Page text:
This story is part of a series on commuting in America.
Imagine a hospital on top of a mountain. How would doctors and patients get in and out? In Portland, Ore., commuters don't have to drive up a twisty, two-lane road to get there. Instead, they glide up 500 feet in the air in a gleaming silver gondola.
Portland's aerial tram connects the south waterfront down near the river to the Oregon Health and Science University on top of Marquam Hill.
For nurse Sara Hone, it has changed her commute. "I love it. I can't imagine a time without it," she says.
In their first televised debate on KING5 TV, Mayor Mike McGinn and State Senator Ed Murray engaged in a sharp but mostly civil exchange over housing, transportation, and police reform, among other things.Â
Every year in January, volunteers fan out across King County to count the number of people who are homeless. In February, the great backyard bird count tracks birds and species all over the world.
On Thursday, it was Washington stateâ€™s bicycle count, when hundreds of people across the state stood on corners and counted cyclists, pedestrians and others using non-motorized method of transportation like in-line skates and skateboards.
Correction 10/10/2013: This story has been changed to clarify candidate Vandana Slatterâ€™s position on light rail and differs from the audio.
Bellevue has three City Council races on the ballot this fall. The candidates for those races say they have ideas to help Bellevue manage future growth and to make the downtown feel less like â€śan airport terminal.â€ť They spoke at a candidate forum yesterday hosted by the Bellevue Downtown Association.
The Seattle City Council is trying to determine how it should handle new rideshare companies that compete with taxis. Council members told a packed meeting Thursday they are leaning towards embracing â€” and regulating â€” them.
A new tolling proposal would ask drivers to pay as little as $1.00 for taking the Highway 99 tunnel under downtown Seattle. During morning and evening commutes, rates would jump to $1.25. A state advisory committee is hoping the proposal will strike a balance between tolling revenues and potential traffic diversion.
Two years ago, when the tunnel plan was approved by voters, the proposed tolling rates were as high as $3.00 during peak hours. Under that plan, traffic planners were concerned that high tolling rates would divert too many cars onto downtown streets. Maud Daudon is co-chair of the Advisory Committee on Tolling and Traffic Management. She's also president and CEO of the Seattle Metropolitan Chamber of Commerce. She talked with Ross Reynolds.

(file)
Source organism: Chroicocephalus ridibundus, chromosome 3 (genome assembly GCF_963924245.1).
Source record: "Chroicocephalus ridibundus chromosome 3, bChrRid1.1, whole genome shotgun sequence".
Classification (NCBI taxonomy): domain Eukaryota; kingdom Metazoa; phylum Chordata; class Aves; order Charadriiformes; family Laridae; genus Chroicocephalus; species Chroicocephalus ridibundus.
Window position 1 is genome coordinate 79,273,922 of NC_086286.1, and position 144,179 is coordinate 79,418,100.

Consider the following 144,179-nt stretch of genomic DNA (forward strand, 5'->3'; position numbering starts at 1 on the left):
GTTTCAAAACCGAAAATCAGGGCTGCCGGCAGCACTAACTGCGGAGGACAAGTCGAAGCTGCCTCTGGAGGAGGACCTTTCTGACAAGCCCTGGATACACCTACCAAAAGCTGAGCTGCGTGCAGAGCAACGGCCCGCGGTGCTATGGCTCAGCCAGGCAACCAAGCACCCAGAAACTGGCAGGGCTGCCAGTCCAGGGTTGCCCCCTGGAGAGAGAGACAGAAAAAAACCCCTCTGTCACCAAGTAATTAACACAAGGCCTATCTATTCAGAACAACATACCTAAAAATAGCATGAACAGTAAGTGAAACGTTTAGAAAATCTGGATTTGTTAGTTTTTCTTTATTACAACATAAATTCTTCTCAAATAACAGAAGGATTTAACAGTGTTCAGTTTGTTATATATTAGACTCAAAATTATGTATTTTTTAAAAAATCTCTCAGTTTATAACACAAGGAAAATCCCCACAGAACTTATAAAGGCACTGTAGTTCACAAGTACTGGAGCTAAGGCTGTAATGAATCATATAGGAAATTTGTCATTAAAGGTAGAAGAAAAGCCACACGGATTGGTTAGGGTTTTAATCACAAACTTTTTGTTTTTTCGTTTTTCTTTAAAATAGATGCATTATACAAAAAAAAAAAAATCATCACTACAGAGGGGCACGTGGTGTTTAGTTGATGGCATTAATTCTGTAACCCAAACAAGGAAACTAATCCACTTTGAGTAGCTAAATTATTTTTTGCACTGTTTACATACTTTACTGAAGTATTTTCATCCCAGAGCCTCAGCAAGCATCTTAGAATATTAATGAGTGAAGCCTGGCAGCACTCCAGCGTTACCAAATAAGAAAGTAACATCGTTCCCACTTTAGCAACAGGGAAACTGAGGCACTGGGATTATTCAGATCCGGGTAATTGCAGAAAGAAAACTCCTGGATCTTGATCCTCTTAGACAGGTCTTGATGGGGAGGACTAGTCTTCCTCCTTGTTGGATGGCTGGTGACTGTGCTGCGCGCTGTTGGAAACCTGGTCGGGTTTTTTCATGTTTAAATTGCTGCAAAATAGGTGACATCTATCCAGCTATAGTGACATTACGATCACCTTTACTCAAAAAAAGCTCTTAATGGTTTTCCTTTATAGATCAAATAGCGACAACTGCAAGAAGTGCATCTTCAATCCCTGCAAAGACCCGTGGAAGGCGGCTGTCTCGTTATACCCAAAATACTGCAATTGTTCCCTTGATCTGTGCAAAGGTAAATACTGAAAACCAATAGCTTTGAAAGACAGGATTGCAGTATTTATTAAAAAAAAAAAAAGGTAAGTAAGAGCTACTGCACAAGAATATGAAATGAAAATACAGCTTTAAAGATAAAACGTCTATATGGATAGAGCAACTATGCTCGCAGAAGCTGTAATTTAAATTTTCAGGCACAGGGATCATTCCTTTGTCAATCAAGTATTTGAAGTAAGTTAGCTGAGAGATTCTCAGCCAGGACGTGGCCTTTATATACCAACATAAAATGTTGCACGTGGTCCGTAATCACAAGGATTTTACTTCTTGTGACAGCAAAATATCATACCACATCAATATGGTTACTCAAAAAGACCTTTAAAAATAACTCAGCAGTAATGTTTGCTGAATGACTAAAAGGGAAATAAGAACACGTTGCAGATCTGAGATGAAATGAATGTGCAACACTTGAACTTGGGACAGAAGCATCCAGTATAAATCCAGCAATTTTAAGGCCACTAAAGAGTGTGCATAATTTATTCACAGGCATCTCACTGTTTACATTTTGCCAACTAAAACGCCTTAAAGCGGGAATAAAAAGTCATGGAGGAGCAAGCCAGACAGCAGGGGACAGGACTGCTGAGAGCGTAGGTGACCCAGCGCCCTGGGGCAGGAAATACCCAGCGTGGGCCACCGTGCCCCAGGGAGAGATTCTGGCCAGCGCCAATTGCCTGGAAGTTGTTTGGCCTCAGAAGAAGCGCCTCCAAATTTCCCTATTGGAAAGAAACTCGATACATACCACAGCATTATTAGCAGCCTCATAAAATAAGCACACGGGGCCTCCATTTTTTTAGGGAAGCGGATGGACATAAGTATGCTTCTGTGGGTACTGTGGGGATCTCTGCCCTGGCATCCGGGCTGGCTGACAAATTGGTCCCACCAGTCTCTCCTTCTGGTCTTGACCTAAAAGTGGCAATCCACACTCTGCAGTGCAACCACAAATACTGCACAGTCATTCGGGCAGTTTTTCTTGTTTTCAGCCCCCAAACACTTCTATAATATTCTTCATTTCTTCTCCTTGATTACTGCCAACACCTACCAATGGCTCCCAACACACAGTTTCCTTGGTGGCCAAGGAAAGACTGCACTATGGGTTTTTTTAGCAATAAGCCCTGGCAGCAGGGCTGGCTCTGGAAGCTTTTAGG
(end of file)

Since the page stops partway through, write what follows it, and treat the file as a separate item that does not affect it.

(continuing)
Worker strikes are in the air these days, it seems. Many of them involve the lowest paid workers in our cities. That brings to mind a recent memorable radio moment when a San Francisco transit strike led a tech CEO in San Francisco to complain via social media that transit workers should be automated. Marketplace's Krissy Clark didn't let him off so easily.
The Washington state Department of Transportatation says the new replacement bridge on I-5 over the Skagit River should be ready to drive on Sunday morning.
WSDOT officials say the weatherâ€™s drying out enough to pour concrete on the replacement span thatâ€™s being constructed adjacent to the temporary bridge. Recent heavy rains have delayed the pouring operation. After the concrete cures, theyâ€™ll slide the new bridge into place.
It has been two months since the last special session in Olympia came to a close. Now Governor Jay Inslee is saying he wants to call another one.
Lawmakers failed to pass a transportation package during the last special session. The special session will only be called if there are enough votes to pass a transportation package that was stalled during the last legislative session.
Senator Rodney Tom said he is holding seven public meetings around the state to assess what the public wants in a transportation plan. Jerry Cornfield of the Everett Herald joins us for more analysis on the compromises and possibilities for a new plan.
For months now, tensions have been brewing between Seattle taxi drivers and ridesharing services like Uber-X, Sidecar and Lyft. Seattle cab drivers (who are heavily regulated by the city) claim ridesharing services have an advantage since theyâ€™re not subject to the same rules and regulations.
So this summer, the city commissioned a $100,000 study to determine the demand for taxis, rideshares, for-hires and limousines. What did the study find? And how will the results inform how the city proceeds? Seattle City Council President Sally Clark joins us with the results.